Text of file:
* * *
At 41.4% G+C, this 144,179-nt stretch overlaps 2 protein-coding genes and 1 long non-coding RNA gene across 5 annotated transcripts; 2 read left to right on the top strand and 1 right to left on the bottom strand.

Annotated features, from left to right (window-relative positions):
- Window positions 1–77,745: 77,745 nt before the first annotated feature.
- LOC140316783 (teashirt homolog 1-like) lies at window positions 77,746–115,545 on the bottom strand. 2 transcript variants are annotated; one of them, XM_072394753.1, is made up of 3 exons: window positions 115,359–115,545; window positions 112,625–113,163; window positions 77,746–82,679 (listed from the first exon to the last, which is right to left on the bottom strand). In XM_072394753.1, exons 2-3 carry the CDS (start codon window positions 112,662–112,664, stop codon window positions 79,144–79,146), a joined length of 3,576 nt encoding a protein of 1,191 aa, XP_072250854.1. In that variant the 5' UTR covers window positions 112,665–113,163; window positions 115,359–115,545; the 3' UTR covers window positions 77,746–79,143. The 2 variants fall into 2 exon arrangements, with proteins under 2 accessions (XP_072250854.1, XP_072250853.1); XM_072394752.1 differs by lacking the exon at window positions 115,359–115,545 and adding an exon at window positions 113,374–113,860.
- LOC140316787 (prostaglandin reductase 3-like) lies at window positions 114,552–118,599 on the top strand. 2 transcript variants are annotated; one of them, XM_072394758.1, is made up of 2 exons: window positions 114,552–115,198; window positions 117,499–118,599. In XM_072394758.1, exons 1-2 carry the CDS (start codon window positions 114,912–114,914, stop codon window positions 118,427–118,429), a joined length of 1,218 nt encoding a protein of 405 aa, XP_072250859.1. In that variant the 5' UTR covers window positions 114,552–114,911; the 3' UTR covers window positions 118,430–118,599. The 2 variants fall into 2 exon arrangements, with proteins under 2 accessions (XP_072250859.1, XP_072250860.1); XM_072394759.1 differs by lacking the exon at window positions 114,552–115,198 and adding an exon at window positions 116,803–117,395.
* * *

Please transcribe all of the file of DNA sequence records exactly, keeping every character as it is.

At 41.4% G+C, this 144,179-nt stretch overlaps 2 protein-coding genes and 1 long non-coding RNA gene across 5 annotated transcripts; 2 read left to right on the top strand and 1 right to left on the bottom strand.

Annotated features, from left to right (window-relative positions):
- Window positions 1–77,745: 77,745 nt before the first annotated feature.
- LOC140316783 (teashirt homolog 1-like) lies at window positions 77,746–115,545 on the bottom strand. 2 transcript variants are annotated; one of them, XM_072394753.1, is made up of 3 exons: window positions 115,359–115,545; window positions 112,625–113,163; window positions 77,746–82,679 (listed from the first exon to the last, which is right to left on the bottom strand). In XM_072394753.1, exons 2-3 carry the CDS (start codon window positions 112,662–112,664, stop codon window positions 79,144–79,146), a joined length of 3,576 nt encoding a protein of 1,191 aa, XP_072250854.1. In that variant the 5' UTR covers window positions 112,665–113,163; window positions 115,359–115,545; the 3' UTR covers window positions 77,746–79,143. The 2 variants fall into 2 exon arrangements, with proteins under 2 accessions (XP_072250854.1, XP_072250853.1); XM_072394752.1 differs by lacking the exon at window positions 115,359–115,545 and adding an exon at window positions 113,374–113,860.
- LOC140316787 (prostaglandin reductase 3-like) lies at window positions 114,552–118,599 on the top strand. 2 transcript variants are annotated; one of them, XM_072394758.1, is made up of 2 exons: window positions 114,552–115,198; window positions 117,499–118,599. In XM_072394758.1, exons 1-2 carry the CDS (start codon window positions 114,912–114,914, stop codon window positions 118,427–118,429), a joined length of 1,218 nt encoding a protein of 405 aa, XP_072250859.1. In that variant the 5' UTR covers window positions 114,552–114,911; the 3' UTR covers window positions 118,430–118,599. The 2 variants fall into 2 exon arrangements, with proteins under 2 accessions (XP_072250859.1, XP_072250860.1); XM_072394759.1 differs by lacking the exon at window positions 114,552–115,198 and adding an exon at window positions 116,803–117,395.